Pass the Pastis

Brooklyn TexasComment

Last summer, we were so excited to write about our favorite aperitif, pastis, that Olivia went right out, bought a bottle, and promptly finished it before we had a chance to come up with anything to say about it. Olivia introduced me to the drink when we were studying abroad, explaining to me that it was what old guys in the South of France drank, and it became our go-to: when you drink it, it’s cool and tingly, perfect when it’s hot out. It’s icy cold, crisp, not-too-sweet and not-too-bitter. The anise flavor doesn’t overwhelm you with black licorice flavor, because it’s light enough to be a little floral and minty rather than syrupy (and it’s usually much less sweet than its cousin, absinthe). We usually swirl an ounce of the light green liquid over a bunch of ice and dilute it with at least equal parts water — sometimes more than twice as much — which turns it cloudy and white.

For spring, though?

I’ve never spent more time staring at a bottle of pastis than when we started thinking about how to make a spring cocktail with it. At the bottom of each bottle, pastis is described as “neutral spirits with anise flavor," which made me laugh because neutral spirits is the last thing you’ll be in after a few glasses of pastis. Hemingway wrote, “Pastis tastes like licorice and it has a good uplift, but it drops you just as far.” That’s a little bleak — we were looking for just the uplift, and no drop… and it took about 7 taste tests to get there. Our inspiration was a cocktail from Sauvage, a newish restaurant and “cocktail den” in North Brooklyn. Their version is a little fruity and herbal, but still has a kick from the pastis, beautifully tying together winter and summer flavors. We finally hit those same notes at home by combining Ricard pastis (no, we can’t tell the difference between Ricard and Pernod), Chamomile, Byrrh (another French aperitif made of wine and quinine), and strawberry simple syrup.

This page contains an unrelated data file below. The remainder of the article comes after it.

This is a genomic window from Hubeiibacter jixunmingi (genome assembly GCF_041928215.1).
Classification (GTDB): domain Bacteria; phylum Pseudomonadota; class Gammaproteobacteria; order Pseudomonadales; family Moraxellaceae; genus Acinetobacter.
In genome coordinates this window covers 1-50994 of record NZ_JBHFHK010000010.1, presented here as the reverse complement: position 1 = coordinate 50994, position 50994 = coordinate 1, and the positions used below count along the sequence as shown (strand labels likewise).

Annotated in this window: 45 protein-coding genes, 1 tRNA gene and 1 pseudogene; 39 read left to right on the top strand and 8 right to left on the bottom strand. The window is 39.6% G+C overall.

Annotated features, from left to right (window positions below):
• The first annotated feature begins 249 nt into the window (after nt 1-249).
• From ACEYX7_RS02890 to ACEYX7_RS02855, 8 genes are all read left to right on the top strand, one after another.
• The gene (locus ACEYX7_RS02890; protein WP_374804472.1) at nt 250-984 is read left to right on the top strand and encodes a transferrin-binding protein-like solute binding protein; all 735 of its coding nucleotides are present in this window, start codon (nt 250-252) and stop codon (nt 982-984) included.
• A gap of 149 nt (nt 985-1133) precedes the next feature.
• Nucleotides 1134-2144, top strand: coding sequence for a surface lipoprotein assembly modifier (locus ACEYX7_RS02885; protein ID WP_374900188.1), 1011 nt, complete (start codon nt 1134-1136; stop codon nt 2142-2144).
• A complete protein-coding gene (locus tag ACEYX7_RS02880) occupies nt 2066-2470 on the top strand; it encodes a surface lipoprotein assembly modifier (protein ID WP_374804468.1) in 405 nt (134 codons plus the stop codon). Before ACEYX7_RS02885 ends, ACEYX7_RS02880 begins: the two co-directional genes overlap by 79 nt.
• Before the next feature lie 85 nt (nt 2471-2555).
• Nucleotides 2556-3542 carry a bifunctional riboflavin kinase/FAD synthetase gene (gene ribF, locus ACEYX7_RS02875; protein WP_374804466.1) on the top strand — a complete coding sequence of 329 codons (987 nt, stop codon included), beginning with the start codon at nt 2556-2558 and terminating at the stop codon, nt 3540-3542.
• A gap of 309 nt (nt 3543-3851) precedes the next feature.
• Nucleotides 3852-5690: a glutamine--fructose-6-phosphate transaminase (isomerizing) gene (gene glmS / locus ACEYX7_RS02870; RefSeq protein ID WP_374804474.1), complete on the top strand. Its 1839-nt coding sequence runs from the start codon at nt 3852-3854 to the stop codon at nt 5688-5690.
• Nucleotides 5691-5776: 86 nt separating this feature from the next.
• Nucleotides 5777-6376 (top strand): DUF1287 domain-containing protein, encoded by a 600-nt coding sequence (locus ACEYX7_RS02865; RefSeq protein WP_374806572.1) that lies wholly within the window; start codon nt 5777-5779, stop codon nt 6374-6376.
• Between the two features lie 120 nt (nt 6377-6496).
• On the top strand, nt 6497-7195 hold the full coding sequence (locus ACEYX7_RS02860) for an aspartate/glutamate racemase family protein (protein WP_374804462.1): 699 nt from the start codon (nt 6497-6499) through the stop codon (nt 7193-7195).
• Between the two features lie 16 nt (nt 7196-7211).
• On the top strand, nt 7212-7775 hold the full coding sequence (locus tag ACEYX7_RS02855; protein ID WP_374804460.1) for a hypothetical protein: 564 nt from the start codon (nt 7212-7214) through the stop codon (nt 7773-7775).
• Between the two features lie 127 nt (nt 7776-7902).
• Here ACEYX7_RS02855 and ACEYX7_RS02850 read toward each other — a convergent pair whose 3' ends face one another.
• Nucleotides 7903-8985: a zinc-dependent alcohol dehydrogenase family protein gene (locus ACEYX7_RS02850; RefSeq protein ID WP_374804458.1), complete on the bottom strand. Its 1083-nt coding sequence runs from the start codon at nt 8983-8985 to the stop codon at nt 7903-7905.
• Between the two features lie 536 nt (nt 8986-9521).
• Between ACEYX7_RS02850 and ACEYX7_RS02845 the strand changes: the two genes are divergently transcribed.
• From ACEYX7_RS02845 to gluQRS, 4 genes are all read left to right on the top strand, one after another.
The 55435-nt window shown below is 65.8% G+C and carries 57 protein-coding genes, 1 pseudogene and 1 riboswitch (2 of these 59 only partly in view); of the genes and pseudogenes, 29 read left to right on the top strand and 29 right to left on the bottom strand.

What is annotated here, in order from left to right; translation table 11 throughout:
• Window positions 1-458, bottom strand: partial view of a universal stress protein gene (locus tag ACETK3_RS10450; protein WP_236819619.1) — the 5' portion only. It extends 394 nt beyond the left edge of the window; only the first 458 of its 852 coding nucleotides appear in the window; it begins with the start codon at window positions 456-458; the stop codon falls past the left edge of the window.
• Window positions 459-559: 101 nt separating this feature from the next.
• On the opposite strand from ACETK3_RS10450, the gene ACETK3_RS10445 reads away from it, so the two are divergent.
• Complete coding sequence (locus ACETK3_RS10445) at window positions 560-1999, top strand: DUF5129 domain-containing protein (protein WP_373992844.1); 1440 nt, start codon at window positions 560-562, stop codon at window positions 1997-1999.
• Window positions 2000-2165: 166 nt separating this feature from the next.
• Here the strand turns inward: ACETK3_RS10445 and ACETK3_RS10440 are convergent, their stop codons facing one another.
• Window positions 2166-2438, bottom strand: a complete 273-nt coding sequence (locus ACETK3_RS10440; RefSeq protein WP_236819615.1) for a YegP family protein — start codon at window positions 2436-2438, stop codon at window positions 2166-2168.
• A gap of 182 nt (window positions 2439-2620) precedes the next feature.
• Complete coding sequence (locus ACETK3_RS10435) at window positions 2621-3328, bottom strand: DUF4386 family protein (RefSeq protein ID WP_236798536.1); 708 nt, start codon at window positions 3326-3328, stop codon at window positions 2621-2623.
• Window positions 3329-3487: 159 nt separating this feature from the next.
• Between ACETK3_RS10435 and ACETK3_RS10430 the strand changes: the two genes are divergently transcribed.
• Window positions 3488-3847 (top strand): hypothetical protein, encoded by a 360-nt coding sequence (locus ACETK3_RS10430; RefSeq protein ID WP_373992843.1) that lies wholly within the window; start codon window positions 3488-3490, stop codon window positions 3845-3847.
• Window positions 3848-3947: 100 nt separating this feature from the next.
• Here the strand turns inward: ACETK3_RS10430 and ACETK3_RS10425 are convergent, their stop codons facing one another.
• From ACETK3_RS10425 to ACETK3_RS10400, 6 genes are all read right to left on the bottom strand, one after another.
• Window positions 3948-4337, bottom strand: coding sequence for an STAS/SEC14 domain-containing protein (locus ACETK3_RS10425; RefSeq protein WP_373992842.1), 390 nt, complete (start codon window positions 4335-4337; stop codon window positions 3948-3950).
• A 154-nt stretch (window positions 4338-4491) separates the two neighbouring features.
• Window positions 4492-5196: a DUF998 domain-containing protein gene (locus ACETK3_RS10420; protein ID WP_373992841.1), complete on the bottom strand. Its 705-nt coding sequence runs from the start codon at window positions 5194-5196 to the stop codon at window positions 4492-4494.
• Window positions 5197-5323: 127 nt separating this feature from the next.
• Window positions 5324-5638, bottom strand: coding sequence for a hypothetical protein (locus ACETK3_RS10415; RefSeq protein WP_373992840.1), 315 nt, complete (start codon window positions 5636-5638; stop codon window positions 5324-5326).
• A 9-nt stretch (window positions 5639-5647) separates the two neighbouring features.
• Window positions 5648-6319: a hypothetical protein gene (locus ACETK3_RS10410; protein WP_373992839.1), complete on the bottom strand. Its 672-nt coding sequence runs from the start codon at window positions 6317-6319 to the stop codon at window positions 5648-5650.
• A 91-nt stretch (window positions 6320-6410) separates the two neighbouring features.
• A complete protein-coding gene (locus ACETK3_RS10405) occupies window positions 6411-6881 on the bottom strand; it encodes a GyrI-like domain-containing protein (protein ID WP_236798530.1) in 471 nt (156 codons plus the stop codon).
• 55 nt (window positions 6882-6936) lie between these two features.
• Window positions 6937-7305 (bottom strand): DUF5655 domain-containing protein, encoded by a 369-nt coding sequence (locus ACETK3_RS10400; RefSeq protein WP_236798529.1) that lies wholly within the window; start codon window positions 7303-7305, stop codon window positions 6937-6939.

No Neutral Spirits - Spring Pastis Cocktail

1 oz pastis
3 oz steeped chamomile tea
2 oz Byrrh
1 tablespoon strawberry simple syrup

To make the strawberry simple syrup, bring half a cup of water, 3 tablespoons of sugar, and 8 large, chopped strawberries to boil. Boil down, stirring, until the strawberries melt into the liquid. Let cool.

Measure all the ingredients into a shaker. Add ice, shake with vigor and force! You can shake your butt too, while you do this. Shake until you can shake no more. Strain (this is very important, you’ll need a strainer to get the strawberry chunks out) into a pretty glass, and try not to drink too quickly — it may not drop you far, but the ride up is a fast one.